Stephen J Chapman

    javascriptexample.net, Book Reviews, follow me on Twitter
    HTML Help, CSS Help, JavaScript Help, PHP/mySQL Help, blog
    <input name="html5" type="text" required pattern="^$">

  9. #9
    SitePoint Guru bronze trophy
    Join Date
    Dec 2003
    Location
    Poland
    Posts
    930
    Mentioned
    7 Post(s)
    Tagged
    0 Thread(s)
    Quote Originally Posted by felgall View Post
    The cookie that remembers their username so they don't need to type it the next time they log in should be kept.
    *Should* is only your opinion here. There may be privacy concerns - for example, after I log out I may not want other people to know that I was visiting the site. Especially when the email address is used as login. And really important on banking sites, etc. Also, as Morris said, every modern browser remembers input form data, so no need to replicate that with a cookie. I am the one who doesn't like seeing my username filled in automatically after I log out of the site.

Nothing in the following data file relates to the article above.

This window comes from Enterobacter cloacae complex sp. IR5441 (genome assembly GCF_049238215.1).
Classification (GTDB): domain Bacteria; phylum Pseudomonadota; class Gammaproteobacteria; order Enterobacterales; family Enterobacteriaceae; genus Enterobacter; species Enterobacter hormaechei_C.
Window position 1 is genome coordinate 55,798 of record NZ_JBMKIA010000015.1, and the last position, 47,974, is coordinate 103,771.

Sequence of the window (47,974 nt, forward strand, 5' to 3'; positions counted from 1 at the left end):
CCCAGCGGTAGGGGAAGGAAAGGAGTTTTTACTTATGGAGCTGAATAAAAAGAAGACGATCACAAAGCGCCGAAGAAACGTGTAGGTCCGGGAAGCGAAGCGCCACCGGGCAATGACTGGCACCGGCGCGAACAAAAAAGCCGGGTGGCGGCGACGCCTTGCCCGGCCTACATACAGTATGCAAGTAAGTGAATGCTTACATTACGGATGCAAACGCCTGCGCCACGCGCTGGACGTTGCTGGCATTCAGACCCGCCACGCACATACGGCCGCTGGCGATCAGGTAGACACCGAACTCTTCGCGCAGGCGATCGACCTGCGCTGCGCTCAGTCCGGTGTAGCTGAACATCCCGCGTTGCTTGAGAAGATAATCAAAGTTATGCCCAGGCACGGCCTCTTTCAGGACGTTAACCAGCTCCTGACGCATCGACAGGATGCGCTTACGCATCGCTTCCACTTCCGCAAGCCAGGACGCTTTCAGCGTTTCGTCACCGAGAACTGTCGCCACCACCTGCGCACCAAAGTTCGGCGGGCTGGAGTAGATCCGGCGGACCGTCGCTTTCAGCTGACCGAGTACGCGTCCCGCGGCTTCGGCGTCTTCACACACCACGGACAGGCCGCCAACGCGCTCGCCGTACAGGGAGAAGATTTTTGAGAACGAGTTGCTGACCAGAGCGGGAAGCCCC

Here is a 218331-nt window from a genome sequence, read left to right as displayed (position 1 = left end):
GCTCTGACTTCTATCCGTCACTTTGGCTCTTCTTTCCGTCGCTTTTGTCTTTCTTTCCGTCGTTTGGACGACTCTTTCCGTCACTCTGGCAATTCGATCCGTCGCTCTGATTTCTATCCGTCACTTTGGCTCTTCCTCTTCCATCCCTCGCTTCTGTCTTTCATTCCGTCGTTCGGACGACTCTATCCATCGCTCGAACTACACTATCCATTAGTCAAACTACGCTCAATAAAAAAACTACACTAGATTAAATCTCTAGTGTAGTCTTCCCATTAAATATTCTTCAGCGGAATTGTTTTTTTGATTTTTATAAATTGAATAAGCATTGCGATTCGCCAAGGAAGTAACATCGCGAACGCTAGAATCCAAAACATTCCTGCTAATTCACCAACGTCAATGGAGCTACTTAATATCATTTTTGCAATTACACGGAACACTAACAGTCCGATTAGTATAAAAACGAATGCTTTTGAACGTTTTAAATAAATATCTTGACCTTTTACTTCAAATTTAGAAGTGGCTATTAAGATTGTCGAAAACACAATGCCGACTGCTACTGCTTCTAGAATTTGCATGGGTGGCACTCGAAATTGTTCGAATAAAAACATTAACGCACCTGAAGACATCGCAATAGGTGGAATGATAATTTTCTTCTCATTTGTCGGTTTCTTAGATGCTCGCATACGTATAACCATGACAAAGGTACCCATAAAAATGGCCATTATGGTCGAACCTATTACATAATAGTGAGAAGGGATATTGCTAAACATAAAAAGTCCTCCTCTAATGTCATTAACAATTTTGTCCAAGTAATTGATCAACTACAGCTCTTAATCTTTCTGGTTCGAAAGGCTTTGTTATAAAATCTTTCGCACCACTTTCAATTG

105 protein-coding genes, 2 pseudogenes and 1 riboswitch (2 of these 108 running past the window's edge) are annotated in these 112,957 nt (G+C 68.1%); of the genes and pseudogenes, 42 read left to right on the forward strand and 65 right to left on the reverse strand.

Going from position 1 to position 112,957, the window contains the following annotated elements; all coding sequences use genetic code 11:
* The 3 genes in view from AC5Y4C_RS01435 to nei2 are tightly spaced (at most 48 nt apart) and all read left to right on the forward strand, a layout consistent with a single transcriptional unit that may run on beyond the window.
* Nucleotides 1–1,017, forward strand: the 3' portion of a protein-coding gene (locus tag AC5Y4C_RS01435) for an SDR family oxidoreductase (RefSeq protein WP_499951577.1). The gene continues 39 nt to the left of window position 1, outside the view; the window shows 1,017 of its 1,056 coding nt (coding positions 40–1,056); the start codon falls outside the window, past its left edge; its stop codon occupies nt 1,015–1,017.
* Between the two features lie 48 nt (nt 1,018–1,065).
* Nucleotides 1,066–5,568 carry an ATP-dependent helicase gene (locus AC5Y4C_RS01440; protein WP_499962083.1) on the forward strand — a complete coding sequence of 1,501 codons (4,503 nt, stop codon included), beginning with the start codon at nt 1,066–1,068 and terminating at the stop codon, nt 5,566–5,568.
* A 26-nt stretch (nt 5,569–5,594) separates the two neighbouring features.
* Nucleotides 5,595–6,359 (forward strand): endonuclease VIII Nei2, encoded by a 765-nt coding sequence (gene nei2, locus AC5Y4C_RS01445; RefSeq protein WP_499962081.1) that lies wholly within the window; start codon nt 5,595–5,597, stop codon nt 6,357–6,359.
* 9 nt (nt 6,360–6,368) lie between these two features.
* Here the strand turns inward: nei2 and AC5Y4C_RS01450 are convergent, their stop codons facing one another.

Quote Originally Posted by felgall
    Not necessarily. It depends on the browser and the browser settings.
    And that is a good thing and let it stay that way - I can control this behaviour in my browser settings and I don't want web sites to impose on me filling in my username automatically.

    If all browsers did that automatically there'd be no need for any login forms to include a "remember me" checkbox.